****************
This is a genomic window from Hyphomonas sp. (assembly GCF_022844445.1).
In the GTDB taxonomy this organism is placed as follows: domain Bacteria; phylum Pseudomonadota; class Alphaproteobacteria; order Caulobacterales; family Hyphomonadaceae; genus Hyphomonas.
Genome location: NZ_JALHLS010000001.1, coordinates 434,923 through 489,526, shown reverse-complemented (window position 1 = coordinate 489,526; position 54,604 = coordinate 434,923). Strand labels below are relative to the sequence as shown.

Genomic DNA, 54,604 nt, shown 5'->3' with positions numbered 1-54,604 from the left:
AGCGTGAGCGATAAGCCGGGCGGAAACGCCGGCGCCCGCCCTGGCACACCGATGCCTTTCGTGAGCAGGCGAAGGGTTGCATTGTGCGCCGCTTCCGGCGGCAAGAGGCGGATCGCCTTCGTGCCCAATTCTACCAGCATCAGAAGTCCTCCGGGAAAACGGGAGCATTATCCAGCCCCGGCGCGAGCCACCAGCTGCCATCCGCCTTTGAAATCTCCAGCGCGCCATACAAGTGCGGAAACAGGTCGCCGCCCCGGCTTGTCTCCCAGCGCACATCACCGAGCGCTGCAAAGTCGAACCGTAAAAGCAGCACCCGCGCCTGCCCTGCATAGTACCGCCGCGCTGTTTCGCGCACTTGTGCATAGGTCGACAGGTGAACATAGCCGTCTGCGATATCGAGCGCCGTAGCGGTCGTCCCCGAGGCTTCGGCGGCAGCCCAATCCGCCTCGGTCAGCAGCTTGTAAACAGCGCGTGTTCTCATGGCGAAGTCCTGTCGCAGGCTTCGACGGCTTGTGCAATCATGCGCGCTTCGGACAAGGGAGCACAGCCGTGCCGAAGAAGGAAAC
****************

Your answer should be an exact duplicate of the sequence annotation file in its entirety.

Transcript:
This is a genomic window from Hyphomonas sp. (assembly GCF_022844445.1).
In the GTDB taxonomy this organism is placed as follows: domain Bacteria; phylum Pseudomonadota; class Alphaproteobacteria; order Caulobacterales; family Hyphomonadaceae; genus Hyphomonas.
Genome location: NZ_JALHLS010000001.1, coordinates 434,923 through 489,526, shown reverse-complemented (window position 1 = coordinate 489,526; position 54,604 = coordinate 434,923). Strand labels below are relative to the sequence as shown.

Genomic DNA, 54,604 nt, shown 5'->3' with positions numbered 1-54,604 from the left:
AGCGTGAGCGATAAGCCGGGCGGAAACGCCGGCGCCCGCCCTGGCACACCGATGCCTTTCGTGAGCAGGCGAAGGGTTGCATTGTGCGCCGCTTCCGGCGGCAAGAGGCGGATCGCCTTCGTGCCCAATTCTACCAGCATCAGAAGTCCTCCGGGAAAACGGGAGCATTATCCAGCCCCGGCGCGAGCCACCAGCTGCCATCCGCCTTTGAAATCTCCAGCGCGCCATACAAGTGCGGAAACAGGTCGCCGCCCCGGCTTGTCTCCCAGCGCACATCACCGAGCGCTGCAAAGTCGAACCGTAAAAGCAGCACCCGCGCCTGCCCTGCATAGTACCGCCGCGCTGTTTCGCGCACTTGTGCATAGGTCGACAGGTGAACATAGCCGTCTGCGATATCGAGCGCCGTAGCGGTCGTCCCCGAGGCTTCGGCGGCAGCCCAATCCGCCTCGGTCAGCAGCTTGTAAACAGCGCGTGTTCTCATGGCGAAGTCCTGTCGCAGGCTTCGACGGCTTGTGCAATCATGCGCGCTTCGGACAAGGGAGCACAGCCGTGCCGAAGAAGGAAAC